Jews in the eastern Ukrainian city of Donetsk where pro-Russian militants have taken over government buildings were told they have to “register” with the Ukrainians who are trying to make the city become part of Russia, according to Israeli media.
Jews emerging from a synagogue say they were handed leaflets that ordered the city’s Jews to provide a list of property they own and pay a registration fee “or else have their citizenship revoked, face deportation and see their assets confiscated,” reported Ynet News, Israel’s largest news website….
“A study, to appear in the Fall 2014 issue of the academic journal Perspectives on Politics, finds that the U.S. is no democracy, but instead an oligarchy, meaning profoundly corrupt, so that the answer to the study’s opening question, “Who governs? Who really rules?” in this country, is:
“Despite the seemingly strong empirical support in previous studies for theories of majoritarian democracy, our analyses suggest that majorities of the American public actually have little influence over the policies our government adopts. Americans do enjoy many features central to democratic governance, such as regular elections, freedom of speech and association, and a widespread (if still contested) franchise. But, …” and then they go on to say, it’s not true, and that, “America’s claims to being a democratic society are seriously threatened” by the findings in this, the first-ever comprehensive scientific study of the subject, which shows that there is instead “the nearly total failure of ‘median voter’ and other Majoritarian Electoral Democracy theories [of America]. When the preferences of economic elites and the stands of organized interest groups are controlled for, the preferences of the average American appear to have only a minuscule, near-zero, statistically non-significant impact upon public policy.”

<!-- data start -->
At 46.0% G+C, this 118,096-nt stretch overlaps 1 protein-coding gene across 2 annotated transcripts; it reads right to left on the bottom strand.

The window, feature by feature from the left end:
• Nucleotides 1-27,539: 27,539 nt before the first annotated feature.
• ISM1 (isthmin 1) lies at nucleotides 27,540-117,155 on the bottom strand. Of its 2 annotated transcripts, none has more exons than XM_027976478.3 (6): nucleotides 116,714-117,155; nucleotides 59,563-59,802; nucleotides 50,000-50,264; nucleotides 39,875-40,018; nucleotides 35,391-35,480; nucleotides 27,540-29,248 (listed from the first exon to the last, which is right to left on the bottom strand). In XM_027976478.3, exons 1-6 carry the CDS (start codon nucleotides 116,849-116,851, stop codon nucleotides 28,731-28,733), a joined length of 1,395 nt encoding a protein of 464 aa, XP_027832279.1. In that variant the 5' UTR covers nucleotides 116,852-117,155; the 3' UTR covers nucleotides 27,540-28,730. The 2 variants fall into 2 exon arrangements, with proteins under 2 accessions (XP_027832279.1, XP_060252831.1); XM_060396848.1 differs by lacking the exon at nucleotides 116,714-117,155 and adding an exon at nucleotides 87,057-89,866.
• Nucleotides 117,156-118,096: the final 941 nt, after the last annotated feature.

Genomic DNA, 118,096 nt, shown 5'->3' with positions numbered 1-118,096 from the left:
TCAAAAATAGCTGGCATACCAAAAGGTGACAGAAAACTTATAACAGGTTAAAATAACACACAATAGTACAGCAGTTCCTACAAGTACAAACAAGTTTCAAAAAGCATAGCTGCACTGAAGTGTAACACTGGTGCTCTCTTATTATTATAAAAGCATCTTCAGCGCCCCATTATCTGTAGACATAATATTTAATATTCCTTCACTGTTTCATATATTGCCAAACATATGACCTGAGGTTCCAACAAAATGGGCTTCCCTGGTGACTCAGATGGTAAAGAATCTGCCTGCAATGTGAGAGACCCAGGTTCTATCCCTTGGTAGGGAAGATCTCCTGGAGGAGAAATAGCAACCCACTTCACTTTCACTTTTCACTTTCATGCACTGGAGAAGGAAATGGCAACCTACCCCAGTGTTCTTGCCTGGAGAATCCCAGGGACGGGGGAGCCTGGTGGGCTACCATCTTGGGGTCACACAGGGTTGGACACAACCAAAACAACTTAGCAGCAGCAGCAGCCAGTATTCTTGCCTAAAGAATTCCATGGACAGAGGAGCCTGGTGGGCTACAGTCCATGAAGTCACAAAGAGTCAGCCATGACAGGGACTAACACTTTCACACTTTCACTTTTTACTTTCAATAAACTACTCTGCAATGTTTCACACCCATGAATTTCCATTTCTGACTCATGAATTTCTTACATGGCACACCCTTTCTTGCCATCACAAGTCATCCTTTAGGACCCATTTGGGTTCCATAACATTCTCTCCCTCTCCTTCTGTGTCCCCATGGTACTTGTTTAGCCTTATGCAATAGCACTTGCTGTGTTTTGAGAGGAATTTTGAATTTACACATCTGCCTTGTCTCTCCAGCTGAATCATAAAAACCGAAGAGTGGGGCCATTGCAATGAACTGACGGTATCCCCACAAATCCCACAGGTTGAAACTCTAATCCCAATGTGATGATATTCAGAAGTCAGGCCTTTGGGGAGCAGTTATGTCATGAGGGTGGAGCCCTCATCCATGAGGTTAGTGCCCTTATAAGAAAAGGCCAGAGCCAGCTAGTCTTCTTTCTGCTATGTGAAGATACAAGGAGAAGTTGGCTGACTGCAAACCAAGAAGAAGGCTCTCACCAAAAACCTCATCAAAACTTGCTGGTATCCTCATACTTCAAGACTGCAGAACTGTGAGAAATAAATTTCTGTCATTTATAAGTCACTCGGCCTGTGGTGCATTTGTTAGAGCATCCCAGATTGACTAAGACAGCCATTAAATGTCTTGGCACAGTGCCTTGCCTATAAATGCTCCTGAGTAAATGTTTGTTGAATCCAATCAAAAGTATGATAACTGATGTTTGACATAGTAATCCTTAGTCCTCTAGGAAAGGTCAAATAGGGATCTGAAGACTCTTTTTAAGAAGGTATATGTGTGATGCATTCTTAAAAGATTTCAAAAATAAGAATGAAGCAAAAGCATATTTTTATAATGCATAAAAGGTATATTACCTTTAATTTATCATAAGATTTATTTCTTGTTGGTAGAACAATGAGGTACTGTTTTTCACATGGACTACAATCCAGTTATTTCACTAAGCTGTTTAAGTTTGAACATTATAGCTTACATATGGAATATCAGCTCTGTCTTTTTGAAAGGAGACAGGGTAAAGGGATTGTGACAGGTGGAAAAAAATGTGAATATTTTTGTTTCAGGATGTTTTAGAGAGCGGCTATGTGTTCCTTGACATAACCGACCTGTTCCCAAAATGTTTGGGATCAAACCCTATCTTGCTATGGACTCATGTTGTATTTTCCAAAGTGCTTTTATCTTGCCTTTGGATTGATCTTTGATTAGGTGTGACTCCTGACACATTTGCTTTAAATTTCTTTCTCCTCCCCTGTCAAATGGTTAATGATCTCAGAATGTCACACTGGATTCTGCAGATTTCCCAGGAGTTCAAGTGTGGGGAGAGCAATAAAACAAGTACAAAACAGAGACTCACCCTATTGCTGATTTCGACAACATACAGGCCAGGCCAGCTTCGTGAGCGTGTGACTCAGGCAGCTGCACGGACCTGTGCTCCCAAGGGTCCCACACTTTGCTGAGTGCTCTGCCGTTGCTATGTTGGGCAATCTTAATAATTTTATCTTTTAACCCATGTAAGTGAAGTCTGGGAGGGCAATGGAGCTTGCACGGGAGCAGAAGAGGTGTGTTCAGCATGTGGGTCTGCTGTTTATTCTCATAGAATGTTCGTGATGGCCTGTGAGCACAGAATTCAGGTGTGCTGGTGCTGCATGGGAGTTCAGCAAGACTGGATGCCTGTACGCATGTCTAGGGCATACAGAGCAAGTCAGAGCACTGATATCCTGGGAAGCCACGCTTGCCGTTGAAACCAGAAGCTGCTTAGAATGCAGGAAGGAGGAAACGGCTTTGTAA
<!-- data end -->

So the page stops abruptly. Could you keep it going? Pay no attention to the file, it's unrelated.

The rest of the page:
To put it short: The United States is no democracy, but actually an oligarchy.”—
For those of us who have lived and grown up in Muslim countries, we are told over and over again that Islam is great in every way. They claim just because there were certain scientists many centuries ago who made contributions to the advancement of science by translating the works of other people…
Many Christians believe Tuesday’s rare celestial event known as a “blood moon” is a sign that the End Times are upon us and the return of Christ is near.
The lunar eclipse scheduled to happen after midnight on April 15th will reportedly be the first of four so-called “blood moon eclipses” expected to occur over the next two years.